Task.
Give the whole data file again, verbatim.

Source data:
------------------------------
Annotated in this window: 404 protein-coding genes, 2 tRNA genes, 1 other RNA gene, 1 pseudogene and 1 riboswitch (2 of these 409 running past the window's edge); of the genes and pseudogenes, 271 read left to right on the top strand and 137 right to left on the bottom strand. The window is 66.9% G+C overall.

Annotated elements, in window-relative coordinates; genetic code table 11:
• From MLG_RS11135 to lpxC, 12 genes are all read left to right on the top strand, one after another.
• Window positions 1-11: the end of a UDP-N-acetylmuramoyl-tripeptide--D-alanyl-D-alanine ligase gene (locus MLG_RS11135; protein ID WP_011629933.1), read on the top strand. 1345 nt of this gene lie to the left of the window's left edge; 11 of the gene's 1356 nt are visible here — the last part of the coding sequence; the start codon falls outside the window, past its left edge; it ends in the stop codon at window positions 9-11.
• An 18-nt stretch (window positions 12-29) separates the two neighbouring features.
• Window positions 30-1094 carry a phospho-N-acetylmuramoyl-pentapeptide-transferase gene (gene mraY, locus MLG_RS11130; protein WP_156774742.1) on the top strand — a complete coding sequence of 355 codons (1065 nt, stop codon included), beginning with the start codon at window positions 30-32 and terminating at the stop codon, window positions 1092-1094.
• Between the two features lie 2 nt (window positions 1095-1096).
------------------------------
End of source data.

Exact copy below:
Annotated in this window: 404 protein-coding genes, 2 tRNA genes, 1 other RNA gene, 1 pseudogene and 1 riboswitch (2 of these 409 running past the window's edge); of the genes and pseudogenes, 271 read left to right on the top strand and 137 right to left on the bottom strand. The window is 66.9% G+C overall.

Annotated elements, in window-relative coordinates; genetic code table 11:
• From MLG_RS11135 to lpxC, 12 genes are all read left to right on the top strand, one after another.
• Window positions 1-11: the end of a UDP-N-acetylmuramoyl-tripeptide--D-alanyl-D-alanine ligase gene (locus MLG_RS11135; protein ID WP_011629933.1), read on the top strand. 1345 nt of this gene lie to the left of the window's left edge; 11 of the gene's 1356 nt are visible here — the last part of the coding sequence; the start codon falls outside the window, past its left edge; it ends in the stop codon at window positions 9-11.
• An 18-nt stretch (window positions 12-29) separates the two neighbouring features.
• Window positions 30-1094 carry a phospho-N-acetylmuramoyl-pentapeptide-transferase gene (gene mraY, locus MLG_RS11130; protein WP_156774742.1) on the top strand — a complete coding sequence of 355 codons (1065 nt, stop codon included), beginning with the start codon at window positions 30-32 and terminating at the stop codon, window positions 1092-1094.
• Between the two features lie 2 nt (window positions 1095-1096).